"The reason the United Kingdom is being used as a starting point for this project," he said, "is because it contains the largest Cypriot expatriate community, with at least 300,000 viewers tuning into CyBC. In fact, Cypriots in the UK watch far more CyBC television than Cypriots here do".
But, arrangements are currently being made to see that the programme is aired worldwide, so that Cypriot communities in Australia, America and even South Africa are able to enjoy Glykia Hora, he said.
"Naturally the show will not be aired live the way it is here because of time differences. Only people in Greece will be able to watch it at the same time for instance. But in America and Australia, we will use a programme repeat system that is used by all major channels such as CNN and Euronews. That way, people will be able to watch a recording of it at various times during the day."
However, eventually, the state channel hopes to set up direct connections in other countries.
"We carried out a satellite transmission study and found that we need a special budget precisely for this project. Now we are simply waiting for the government to approve it. If we are granted the go-ahead, we will create our own studios in the UK, Greece, the USA and even Belgium," he said. This would save money, said Pavlides, because the local channel could co-operate with locals abroad rather than having to rely on sending a crew from Cyprus every time for footage and interviews.
"This is more economical. We could hire people by the hour in each country one of our studios is in, rather than have them on a monthly salary. Also we wouldn't need that many employees. By having a direct satellite connection with the UK for instance, we could interview a scientist who's in London, using an interviewer in Nicosia."
Pavlides was unable to say how much the entire project would cost and acting head of CyBC, Michael Stylianou was yesterday unavailable for comment.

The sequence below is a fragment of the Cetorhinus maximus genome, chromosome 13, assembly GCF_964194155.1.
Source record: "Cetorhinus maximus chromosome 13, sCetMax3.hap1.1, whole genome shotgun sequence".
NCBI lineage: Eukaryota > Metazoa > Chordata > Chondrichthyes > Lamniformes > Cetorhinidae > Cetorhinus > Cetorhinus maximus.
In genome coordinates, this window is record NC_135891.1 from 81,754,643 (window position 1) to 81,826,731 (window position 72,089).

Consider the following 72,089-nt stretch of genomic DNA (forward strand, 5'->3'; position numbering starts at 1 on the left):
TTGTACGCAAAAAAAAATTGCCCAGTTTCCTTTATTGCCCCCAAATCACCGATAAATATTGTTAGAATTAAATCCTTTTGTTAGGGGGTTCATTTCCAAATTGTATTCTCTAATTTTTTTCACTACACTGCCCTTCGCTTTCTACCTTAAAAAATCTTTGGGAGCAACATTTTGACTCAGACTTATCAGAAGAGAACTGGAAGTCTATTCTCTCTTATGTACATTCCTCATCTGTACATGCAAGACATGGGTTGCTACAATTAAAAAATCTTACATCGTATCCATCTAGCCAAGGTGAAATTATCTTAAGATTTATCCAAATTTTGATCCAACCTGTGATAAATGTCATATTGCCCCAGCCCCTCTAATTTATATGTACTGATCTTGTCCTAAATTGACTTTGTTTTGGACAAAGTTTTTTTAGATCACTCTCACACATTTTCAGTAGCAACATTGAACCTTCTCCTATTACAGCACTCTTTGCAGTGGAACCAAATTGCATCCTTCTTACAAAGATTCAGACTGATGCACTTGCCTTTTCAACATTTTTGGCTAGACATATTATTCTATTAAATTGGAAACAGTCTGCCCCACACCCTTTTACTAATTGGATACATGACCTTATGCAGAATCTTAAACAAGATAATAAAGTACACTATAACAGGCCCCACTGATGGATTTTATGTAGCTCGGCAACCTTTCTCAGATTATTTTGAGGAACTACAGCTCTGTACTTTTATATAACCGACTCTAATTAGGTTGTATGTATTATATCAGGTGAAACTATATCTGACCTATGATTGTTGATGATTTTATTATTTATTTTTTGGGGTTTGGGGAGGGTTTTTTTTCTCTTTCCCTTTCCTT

The first part of Glykia Hora will start tomorrow and is presented by Eleni Charalambidou.
Copyright Cyprus Mail 2002
 EU discusses fate of PalestiniansEUROPEAN Union ambassadors yesterday discussed the conditions and legal status of 13 Palestinian militants staying in Cyprus until they can travel to the EU under a deal brokered with Israel, but came to no decision on their fate.
The militants are being held temporarily at the Flamingo Hotel in Larnaca, after spending nearly 40 days under siege by Israeli forces in Bethlehem's Church of the Nativity.
"The ambassadors' meeting is over but nothing is decided yet. The talks resume tomorrow," an EU diplomat told Reuters.
The envoys are expected to determine the status of the militants by Sunday at the latest, allowing them to be distributed among several EU member states.
"The important thing is that the distribution of the militants among the member states has to happen very speedily," EU foreign policy chief Javier Solana told a plenary session of the European Parliament in Strasbourg.
Six countries -- Belgium, Ireland, Italy, Greece, Spain and Portugal -- have so far agreed to take in the militants and diplomats say others may also take part in the plan.
Some EU countries say their own laws prevent them from taking in men whom Israel has accused of planning suicide bombings and carrying out shootings against Israelis.
They also want to clarify whether the men would be free to travel around the EU under the bloc's Schengen open borders accord.
The men were flown to Cyprus last Friday after spending five weeks holed up in the Church of the Nativity surrounded by Israeli tanks and troops. Israel allowed them to go into exile after lengthy talks with EU negotiators. (R)
Copyright Cyprus Mail 2002
 Health tests to be carried out around refineryBy Alex Mita
OVER 1,000 people living around the Cyprus Petroleum Refinery in Larnaca, as well as refinery staff, will undergo lead and emission tests carried out by UK scientists in a Health Ministry effort to control lead pollution in the area.